Based Upon "Portal To Paradise" by Alden Hayes
There was no immediate stampede into southeastern Arizona following the removal of the Chiricahua Apaches to San Carlos, but a year later in the fall of 1877, three families of pioneers were camped in mouth of Seven Mile Canyon, east of Camp Bowie. The canyon was soon called Emigrant for the Reeds and the Riggses, who had come separately and from opposite directions in the search for a better stake.
Stephen Bayden Reed, a widower with two children, had spent the past year on the Gila, having come from California. Reed was born in Gasconade County, Missouri, to Leonard R. Reed and Rhoda Veach. He was nineteen early in 1848 when he left Independence with his father for Texas, which was advertising for families to settle its vast public lands. The Reeds had harvested one crop when they got the news of gold in California. It was widely believed that there a man make his fortune in a jiffy, picking up nuggets from the stream beds. The Reeds were hardly settled in Texas. Home ties had been broken, so it was easy for them to keep moving. They joined a party of two hundred and left for California by way of Arizona.
For a year they worked along the Merced River, diverting stream and shoveling muck into sluice boxes. Then, like most Forty-Niners, they learned it was more profitable to provide goods and services to miners than to mine. For a time they cut timber and hauled logs out of the mountains with oxen, building such towns as Mariposa and Sonora. Stephen married Nancy Nestor and located in the San Joaquin Valley near Stockton and began to farm. They had a son, Wesley. After the Civil War Nancy died and Stephen married the widow Sanderson who had an infant daughter, Lucinda Isabella. Stephen got the itch to move, and remembering favorably the grassy valleys and mountains of Arizona, he pulled up stakes again in 1875.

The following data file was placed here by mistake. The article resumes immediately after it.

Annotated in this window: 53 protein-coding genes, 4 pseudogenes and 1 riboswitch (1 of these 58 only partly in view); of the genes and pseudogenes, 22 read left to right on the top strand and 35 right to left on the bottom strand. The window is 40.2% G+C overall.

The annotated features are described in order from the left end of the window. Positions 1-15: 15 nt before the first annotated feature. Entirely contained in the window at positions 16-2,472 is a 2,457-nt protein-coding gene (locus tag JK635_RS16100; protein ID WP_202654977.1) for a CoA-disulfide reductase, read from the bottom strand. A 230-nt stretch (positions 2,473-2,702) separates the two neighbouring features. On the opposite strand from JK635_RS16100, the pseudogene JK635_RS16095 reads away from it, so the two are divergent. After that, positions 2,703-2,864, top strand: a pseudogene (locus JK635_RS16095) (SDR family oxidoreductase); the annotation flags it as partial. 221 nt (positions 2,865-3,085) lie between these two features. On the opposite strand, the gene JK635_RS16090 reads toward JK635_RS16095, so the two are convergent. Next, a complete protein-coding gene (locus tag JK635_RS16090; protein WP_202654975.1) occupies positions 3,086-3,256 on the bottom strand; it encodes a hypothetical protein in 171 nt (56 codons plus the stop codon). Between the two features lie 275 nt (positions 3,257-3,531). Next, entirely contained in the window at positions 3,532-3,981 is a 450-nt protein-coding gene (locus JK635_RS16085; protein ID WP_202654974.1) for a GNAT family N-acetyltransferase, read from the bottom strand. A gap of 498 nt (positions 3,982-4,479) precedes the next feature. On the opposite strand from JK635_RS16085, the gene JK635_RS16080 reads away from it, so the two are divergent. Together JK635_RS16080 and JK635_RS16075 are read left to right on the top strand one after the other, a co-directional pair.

In the spring of 1876 the Reeds reached Safford, where a small group of farmers had settled the year before. They arrived in time to clear the land and get seed in the ground, and while their crop matured, the removal of the Apaches from the Chiricahua Mountains opened up that land for one more move. Apparently Stephen’s second wife died on the Gila Valley farm. for in the fall only three family members left the valley for Apache Pas: Stephen’s stepdaughter in a bull drawn wagon driven by Wesley and Stephen driving a small bunch of cattle.
By late late fall 1878 Stephen Reed had been a year in what he’d expected would be a temporary camp in Emigrant Canyon. He thought if was safe to move out and the site he chose was Cave Creek Canyon, a choice that may have weighted by the winter camp of a squad of Camp Bowie soldiers in the canyon’s mouth.
At Stephen’s camp the canyon pinched down to pass between cliffs and steep talus only a few hundred feet apart. Four miles upstream at the junction of two forks was a spring in a basin of open oak woodland and there he found the spot he wanted to settle. He couldn’t get a wagon to the basin through the tree-choked, boulder-strewn canyon, but over the winter he made it possible. Still in his prime at fifty, Stephen could swing an axe. All winter he and Wesley cut through the tangles of fallen timber and felled trees. By spring they had a road and were able to move camp to what would be ”the Reed place” for forty years.
Through the spring and summer of 1879, the men cut cypress, fir, and pine logs, squared them with a broadax, and raised the cabin walls. They dug out a saw pit and put up a frame for sawing lumber with a whipsaw brought from California. Thus they were able to frame doors and windows, make a board floor, and shingle a roof with pine shakes split out with a froe and put on with cut nails brought from Silver City, one hundred miles away.